Articles Posted in Family Law

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Father, a citizen of Israel, petitioned for return of the child under the Hague Convention on the Civil Aspects of International Child Abduction, as implemented by the International Child Abduction Remedies Act (ICARA), 22 U.S.C. 9001-9011. The Eighth Circuit held that the district court did not err in finding that the child's habitual residence was the United States, and thus the retention of the child was not wrongful within the meaning of the Convention. Accordingly, the court affirmed the judgment of the district court. View "Cohen v. Cohen" on Justia Law

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Torres are the parents of M. and G. who were born and resided in Peru until Torres removed them to the United States. Custodio seeks return of the children to Peru under the Hague Convention on Civil Aspects of International Child Abduction (Hague Convention), Oct. 25, 1980, T.I.A.S. No. 11,670, 1343 U.N.T.S. 89, and its implementing statute, the International Child Abduction Remedies Act (ICARA), 22 U.S.C. 9001–11. The district court denied Custodio's petition. Because M. turned 16 during the pendency of these proceedings, the court concluded that the Hague Convention no longer applies to him and dismissed as moot the appeal as to M. The court also concluded that the district court did not clearly err in finding that G.’s statements constituted an objection within the meaning of the mature child defense. Finally, the court concluded that the district court’s decision to respect 15-year-old G.’s opposition to returning to Peru and desire to remain in the United States was not an abuse of discretion. Accordingly, the court affirmed the district court's judgment as to G. View "Custodio v. Torres Samillan" on Justia Law

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Plaintiff filed suit against ASB, claiming wrongful interference with his rights under the Family Medical Leave Act (FMLA), 26 U.S.C. 2601 et seq. The court concluded that the district court did not clearly err in its factual determination that, at the time ASB fired him, plaintiff’s back condition met the objective criteria of a chronic condition; the district court acted well within its discretion in awarding liquidated damages to plaintiff where the district court found that ASB knew plaintiff was attempting to take FMLA leave, but fired him before it even received, let alone reviewed, plaintiff’s application for FMLA leave; and the court rejected ASB's challenges to the award of attorney's fees and concluded that the district court did not abuse its discretion in declining to exclude any evidence of plaintiff’s attorney’s fees, the district court did not abuse its discretion in declining to apply judicial estoppel to the facts of this case, and the district court did not abuse its discretion in not limiting the attorney's fees. In regard to plaintiff's cross-appeal, the court concluded that the district court's finding that ASB met its burden to prove that plaintiff was released from jail on July 20, 2011, was clearly erroneous under the after-acquired evidence doctrine. Accordingly, the court vacated and remanded. View "Smith v. AS America, Inc." on Justia Law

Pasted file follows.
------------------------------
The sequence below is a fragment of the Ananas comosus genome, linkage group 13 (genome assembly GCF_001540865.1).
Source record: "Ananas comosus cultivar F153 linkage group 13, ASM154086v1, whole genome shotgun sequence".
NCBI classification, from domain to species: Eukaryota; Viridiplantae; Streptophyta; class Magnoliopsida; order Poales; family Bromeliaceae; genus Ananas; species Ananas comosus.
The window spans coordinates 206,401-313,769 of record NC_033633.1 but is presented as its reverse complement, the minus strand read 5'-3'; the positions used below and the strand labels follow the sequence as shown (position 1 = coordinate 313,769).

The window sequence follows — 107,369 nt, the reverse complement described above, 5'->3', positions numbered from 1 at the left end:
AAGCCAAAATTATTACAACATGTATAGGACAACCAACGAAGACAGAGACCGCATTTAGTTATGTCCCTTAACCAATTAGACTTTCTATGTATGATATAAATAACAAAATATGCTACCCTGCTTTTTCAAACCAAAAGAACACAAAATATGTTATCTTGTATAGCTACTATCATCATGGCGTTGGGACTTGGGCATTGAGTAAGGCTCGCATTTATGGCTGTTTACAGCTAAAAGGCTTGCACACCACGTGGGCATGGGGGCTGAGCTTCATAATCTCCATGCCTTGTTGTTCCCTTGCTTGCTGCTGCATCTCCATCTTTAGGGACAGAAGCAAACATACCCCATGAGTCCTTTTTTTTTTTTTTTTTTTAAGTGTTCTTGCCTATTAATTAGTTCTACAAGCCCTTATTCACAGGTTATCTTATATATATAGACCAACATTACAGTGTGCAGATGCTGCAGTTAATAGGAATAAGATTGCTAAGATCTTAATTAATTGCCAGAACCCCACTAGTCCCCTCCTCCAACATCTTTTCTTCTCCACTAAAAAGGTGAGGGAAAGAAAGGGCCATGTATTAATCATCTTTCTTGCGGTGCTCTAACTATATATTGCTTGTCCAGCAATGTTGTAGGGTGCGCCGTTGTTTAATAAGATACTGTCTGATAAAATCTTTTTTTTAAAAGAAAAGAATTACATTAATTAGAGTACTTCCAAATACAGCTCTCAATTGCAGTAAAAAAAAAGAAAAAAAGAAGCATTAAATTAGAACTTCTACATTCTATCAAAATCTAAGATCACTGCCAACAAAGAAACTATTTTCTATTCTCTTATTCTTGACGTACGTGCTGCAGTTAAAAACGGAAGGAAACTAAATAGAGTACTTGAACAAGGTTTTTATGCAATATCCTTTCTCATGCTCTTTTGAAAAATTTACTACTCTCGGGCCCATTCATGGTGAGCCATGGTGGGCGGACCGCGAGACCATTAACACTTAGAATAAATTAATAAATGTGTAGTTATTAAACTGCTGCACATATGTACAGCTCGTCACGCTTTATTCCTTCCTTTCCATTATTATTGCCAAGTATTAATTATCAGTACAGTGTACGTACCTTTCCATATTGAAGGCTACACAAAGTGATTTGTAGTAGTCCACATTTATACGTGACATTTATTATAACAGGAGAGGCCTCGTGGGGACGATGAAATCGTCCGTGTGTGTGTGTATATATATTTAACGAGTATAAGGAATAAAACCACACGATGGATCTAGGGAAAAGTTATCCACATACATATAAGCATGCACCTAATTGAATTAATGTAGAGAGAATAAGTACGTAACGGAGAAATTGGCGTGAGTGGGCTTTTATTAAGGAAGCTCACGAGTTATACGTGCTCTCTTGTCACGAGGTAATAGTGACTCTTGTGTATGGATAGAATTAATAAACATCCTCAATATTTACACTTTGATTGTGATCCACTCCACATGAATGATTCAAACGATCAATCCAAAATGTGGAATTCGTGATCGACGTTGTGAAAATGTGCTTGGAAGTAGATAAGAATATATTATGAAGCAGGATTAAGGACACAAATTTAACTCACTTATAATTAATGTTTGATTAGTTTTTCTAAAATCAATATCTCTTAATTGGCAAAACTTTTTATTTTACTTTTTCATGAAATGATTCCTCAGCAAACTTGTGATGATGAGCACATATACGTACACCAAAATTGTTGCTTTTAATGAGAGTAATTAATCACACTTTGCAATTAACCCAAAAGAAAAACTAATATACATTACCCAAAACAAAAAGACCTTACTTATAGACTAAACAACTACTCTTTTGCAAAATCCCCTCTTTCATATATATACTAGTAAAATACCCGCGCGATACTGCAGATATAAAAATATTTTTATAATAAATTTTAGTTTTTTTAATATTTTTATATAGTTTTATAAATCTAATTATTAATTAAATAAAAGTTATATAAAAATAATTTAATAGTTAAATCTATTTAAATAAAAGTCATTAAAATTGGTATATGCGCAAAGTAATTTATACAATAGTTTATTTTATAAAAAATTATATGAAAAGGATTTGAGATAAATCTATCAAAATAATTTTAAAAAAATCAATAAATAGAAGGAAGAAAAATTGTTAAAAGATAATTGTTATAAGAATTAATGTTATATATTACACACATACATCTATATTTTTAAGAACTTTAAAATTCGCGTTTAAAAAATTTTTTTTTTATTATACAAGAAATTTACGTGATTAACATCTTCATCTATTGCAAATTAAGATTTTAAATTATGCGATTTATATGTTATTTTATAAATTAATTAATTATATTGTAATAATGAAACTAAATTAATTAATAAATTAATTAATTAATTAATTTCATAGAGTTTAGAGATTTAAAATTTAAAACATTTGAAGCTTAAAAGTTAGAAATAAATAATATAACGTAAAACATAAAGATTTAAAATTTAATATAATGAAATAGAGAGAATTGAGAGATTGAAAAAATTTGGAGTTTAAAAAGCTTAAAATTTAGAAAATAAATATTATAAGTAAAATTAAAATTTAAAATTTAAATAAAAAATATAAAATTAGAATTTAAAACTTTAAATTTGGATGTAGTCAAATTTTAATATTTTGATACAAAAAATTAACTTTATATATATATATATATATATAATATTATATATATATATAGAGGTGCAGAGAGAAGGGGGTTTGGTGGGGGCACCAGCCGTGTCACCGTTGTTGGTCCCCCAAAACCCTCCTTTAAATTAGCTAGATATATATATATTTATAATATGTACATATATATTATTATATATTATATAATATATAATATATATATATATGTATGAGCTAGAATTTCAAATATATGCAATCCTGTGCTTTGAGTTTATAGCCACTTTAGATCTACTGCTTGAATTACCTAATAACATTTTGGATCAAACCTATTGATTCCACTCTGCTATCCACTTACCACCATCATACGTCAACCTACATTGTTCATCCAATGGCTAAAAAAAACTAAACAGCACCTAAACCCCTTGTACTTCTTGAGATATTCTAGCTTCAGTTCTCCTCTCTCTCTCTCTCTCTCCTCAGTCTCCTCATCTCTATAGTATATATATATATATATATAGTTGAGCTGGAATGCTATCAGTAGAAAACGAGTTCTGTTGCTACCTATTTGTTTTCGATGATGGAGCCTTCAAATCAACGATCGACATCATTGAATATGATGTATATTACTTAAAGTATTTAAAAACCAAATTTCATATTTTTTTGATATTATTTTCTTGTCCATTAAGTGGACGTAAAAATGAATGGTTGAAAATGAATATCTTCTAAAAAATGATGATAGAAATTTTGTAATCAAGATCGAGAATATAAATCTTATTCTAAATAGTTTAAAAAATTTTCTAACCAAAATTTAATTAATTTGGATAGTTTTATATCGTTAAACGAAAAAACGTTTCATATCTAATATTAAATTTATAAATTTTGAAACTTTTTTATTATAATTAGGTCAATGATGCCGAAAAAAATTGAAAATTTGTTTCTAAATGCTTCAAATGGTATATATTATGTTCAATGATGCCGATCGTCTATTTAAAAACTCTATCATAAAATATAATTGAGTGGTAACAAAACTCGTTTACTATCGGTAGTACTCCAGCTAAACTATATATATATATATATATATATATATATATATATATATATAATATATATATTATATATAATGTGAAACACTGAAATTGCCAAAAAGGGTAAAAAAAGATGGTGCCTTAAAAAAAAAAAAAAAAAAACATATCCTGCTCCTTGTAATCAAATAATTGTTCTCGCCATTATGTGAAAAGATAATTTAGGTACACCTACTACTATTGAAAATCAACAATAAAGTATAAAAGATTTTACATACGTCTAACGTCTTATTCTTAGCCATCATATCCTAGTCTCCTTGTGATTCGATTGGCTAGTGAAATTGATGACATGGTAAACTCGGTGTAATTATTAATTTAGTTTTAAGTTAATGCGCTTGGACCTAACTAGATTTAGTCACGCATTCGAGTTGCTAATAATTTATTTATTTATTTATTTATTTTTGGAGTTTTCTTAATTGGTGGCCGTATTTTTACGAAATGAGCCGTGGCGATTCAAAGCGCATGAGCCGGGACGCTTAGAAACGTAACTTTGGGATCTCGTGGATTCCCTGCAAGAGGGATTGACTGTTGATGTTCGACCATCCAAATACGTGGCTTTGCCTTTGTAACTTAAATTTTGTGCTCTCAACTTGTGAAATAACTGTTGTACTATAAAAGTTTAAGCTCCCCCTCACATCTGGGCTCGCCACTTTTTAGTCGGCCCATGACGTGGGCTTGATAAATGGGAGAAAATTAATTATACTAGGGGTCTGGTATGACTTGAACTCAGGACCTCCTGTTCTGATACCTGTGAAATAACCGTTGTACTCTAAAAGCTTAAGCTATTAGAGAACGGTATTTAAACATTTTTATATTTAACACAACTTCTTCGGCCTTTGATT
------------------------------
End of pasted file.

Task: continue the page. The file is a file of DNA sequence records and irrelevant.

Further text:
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Plaintiff, formerly employed at UICSM as a physician assistant, filed suit alleging violations of the Family Medical Leave Act (FMLA), 29 U.S.C. 2601. The district court granted summary judgment to UICSM. The court noted that 29 C.F.R. 825.311(a) inarguably permitted UICMS to contact plaintiff to inquire about her "status and intent to return to work." The court concluded that UICMS was entitled to summary judgment on plaintiff's interference claim where plaintiff has not presented evidence that UICMS's requests for her to work from home when she had a broken foot were a condition of her employment nor that her compliance with them was anything but voluntary. The evidence does not permit a reasonable jury to find that UICMS interfered with plaintiff's right to FMLA leave. In regard to plaintiff's discrimination claim, the court concluded that the sequence of events alone does not give rise to a causal link between UICMS's alleged discriminatory motive and its decision not to renew plaintiff's contract strong enough to permit her to forgo the burden-shifting framework; applying the McDonnell Douglas framework, the court concluded that UICMS has proffered plaintiff's tardy charting as a nondiscriminatory justification for deciding not to renew her contract; and plaintiff has not created a dispute as to pretext. Accordingly, the court affirmed the judgment. View "Massey-Diez v. UICMS" on Justia Law

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Plaintiff filed suit against his employer, BATO, alleging that BATO violated his rights under the Family Medical Leave Act (FMLA), 29 U.S.C. 2601. The district court ruled in favor of BATO on plaintiff's FMLA discrimination, retaliation, and harassment claims, but ruled in favor of plaintiff on his FMLA interference claim. On appeal, BATO challenged the district court's grant of summary judgment to plaintiff. Plaintiff cross-appealed regarding attorneys' fees and expenses. Based on BATO's overtime procedure, case law, and the statutory language, legislative history, and implementing regulations of the FMLA, the court concluded that plaintiff's overtime hours were mandatory. Therefore, hours missed for FMLA-qualifying reasons were correctly deducted from plaintiff's FMLA leave entitlement. By scheduling mandatory overtime hours that were not included in plaintiff's FMLA-leave allotment and yet were deducted from his FMLA entitlement when he missed an overtime shift, BATO denied plaintiff FMLA benefits to which he was entitled. In regard to plaintiff's cross-appeal, the court rejected plaintiff's claims that the district court erred when it reduced plaintiff's recoverable fees for lack of success on some of his claims; that the district court erred when it reduced his recoverable expenses by 20%; and that the district court erred when it excluded costs for computerized legal research. Accordingly, the court affirmed the judgment. View "Hernandez v. Bridgestone Americas Tire" on Justia Law